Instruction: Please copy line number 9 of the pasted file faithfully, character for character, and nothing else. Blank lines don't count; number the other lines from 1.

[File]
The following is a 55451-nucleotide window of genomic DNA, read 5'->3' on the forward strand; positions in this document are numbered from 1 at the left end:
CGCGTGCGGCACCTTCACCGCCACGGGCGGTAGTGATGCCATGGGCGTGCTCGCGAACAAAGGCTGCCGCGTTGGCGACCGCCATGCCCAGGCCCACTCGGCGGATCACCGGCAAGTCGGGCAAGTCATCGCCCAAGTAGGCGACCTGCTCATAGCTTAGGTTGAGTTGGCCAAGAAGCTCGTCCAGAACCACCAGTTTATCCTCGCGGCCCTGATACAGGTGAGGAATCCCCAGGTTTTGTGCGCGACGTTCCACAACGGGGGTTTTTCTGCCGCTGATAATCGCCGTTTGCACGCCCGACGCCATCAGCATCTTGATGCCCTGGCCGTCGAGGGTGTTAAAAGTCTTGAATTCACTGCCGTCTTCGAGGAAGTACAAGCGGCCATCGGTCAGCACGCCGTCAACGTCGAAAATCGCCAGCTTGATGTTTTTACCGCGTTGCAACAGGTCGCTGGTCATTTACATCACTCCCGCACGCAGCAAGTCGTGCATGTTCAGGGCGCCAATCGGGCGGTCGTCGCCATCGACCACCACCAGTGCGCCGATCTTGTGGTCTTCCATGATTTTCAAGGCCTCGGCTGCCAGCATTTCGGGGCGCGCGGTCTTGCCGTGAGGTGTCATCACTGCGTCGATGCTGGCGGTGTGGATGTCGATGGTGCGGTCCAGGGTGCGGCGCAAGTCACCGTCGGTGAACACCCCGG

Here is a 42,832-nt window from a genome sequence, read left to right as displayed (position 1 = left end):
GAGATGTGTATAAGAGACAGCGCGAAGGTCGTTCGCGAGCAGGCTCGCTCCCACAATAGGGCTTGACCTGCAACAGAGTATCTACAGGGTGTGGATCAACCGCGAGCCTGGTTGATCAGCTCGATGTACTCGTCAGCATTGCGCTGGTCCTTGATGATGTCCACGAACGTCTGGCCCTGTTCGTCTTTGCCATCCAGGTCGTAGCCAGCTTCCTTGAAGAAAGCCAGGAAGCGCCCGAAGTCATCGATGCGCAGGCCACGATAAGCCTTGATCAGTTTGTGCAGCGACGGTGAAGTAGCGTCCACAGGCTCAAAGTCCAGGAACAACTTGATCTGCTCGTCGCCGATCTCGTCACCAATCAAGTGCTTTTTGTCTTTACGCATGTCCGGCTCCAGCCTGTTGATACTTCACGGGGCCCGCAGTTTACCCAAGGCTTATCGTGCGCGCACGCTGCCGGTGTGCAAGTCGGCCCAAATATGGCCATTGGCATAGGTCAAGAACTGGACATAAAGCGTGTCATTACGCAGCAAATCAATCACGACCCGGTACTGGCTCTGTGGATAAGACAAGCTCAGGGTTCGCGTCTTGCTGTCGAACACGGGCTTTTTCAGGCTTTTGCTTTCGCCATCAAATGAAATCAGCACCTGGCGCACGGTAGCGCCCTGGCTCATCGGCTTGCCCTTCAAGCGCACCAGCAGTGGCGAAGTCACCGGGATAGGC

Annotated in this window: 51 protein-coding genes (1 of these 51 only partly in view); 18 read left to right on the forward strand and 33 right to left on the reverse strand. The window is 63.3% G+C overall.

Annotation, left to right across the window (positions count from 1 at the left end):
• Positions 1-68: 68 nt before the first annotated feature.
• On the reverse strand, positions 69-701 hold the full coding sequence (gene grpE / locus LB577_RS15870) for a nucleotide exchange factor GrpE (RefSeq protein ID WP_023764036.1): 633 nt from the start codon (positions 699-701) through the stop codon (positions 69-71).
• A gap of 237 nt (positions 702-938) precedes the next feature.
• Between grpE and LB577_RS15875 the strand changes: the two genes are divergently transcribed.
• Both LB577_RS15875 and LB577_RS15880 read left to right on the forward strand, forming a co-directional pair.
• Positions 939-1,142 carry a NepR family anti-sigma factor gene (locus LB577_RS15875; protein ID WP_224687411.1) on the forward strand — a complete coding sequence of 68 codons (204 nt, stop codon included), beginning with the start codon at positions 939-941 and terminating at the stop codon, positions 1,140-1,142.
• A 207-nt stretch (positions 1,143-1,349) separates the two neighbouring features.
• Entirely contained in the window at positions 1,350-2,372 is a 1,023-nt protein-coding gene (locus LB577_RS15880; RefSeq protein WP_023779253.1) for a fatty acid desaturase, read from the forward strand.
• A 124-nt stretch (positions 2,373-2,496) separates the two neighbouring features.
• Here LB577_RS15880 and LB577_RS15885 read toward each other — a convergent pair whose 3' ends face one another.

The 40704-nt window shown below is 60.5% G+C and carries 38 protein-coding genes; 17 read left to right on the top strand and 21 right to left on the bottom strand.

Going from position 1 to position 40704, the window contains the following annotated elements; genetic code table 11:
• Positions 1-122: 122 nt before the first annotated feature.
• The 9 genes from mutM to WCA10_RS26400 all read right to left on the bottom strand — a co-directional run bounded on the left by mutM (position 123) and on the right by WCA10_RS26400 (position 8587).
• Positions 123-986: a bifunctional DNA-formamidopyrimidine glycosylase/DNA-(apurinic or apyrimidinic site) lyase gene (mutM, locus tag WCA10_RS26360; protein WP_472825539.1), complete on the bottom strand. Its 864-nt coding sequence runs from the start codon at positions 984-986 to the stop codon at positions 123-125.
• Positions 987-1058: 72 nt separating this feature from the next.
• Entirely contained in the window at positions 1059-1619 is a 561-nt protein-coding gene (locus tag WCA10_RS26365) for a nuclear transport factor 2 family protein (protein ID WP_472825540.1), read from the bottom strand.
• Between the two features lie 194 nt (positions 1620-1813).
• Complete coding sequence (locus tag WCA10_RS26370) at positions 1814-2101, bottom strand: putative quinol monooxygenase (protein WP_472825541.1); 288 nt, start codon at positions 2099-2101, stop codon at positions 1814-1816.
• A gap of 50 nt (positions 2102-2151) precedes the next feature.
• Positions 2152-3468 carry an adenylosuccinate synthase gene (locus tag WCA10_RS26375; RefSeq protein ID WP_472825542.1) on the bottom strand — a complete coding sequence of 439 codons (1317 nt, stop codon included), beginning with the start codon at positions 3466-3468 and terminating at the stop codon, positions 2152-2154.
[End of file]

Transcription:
• A gap of 237 nt (positions 702-938) precedes the next feature.